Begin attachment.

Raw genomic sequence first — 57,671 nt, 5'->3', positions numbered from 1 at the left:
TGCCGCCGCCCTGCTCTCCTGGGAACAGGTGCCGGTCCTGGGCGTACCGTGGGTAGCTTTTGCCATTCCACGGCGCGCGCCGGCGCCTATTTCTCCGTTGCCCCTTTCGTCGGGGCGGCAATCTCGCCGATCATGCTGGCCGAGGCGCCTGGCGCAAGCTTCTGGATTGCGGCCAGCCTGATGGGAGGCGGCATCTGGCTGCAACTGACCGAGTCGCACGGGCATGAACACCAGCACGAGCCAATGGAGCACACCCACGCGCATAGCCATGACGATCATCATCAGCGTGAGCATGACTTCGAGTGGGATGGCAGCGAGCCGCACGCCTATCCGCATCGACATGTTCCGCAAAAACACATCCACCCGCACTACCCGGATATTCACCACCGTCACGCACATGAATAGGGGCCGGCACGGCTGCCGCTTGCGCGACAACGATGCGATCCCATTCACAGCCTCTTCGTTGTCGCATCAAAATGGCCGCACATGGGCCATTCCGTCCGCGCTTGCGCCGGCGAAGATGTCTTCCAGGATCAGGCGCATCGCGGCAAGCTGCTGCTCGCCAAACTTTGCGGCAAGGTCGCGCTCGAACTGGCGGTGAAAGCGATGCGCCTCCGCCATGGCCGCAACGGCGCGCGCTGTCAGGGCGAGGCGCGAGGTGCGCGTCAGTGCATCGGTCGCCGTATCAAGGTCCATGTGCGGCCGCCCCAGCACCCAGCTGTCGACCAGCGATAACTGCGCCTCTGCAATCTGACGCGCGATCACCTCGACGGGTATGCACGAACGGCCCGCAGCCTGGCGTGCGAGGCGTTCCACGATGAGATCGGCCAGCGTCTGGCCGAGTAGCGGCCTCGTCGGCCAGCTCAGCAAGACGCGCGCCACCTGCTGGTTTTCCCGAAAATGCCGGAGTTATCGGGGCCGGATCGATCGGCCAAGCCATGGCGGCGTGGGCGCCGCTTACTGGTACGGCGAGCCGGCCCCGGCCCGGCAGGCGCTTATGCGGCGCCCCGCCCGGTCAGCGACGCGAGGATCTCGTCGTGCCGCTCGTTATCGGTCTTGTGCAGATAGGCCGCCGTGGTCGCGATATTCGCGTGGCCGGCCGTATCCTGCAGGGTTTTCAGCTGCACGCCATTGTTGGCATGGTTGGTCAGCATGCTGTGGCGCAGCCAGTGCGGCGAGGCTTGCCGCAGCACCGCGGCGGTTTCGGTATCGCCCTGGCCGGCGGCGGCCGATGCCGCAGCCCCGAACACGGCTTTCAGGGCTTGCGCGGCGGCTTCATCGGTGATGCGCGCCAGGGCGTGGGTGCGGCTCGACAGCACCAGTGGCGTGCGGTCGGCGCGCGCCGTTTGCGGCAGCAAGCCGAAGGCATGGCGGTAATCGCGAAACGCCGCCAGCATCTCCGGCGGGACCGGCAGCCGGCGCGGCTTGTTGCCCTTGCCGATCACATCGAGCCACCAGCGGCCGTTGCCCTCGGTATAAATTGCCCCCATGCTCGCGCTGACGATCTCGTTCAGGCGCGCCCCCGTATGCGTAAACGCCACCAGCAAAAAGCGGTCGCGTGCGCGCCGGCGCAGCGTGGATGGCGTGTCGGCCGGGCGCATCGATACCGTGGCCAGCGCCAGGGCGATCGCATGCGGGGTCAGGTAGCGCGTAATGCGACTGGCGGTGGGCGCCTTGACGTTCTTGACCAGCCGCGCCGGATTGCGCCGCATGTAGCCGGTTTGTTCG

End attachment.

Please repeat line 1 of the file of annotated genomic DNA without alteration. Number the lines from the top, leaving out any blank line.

Raw genomic sequence first — 57,671 nt, 5'->3', positions numbered from 1 at the left: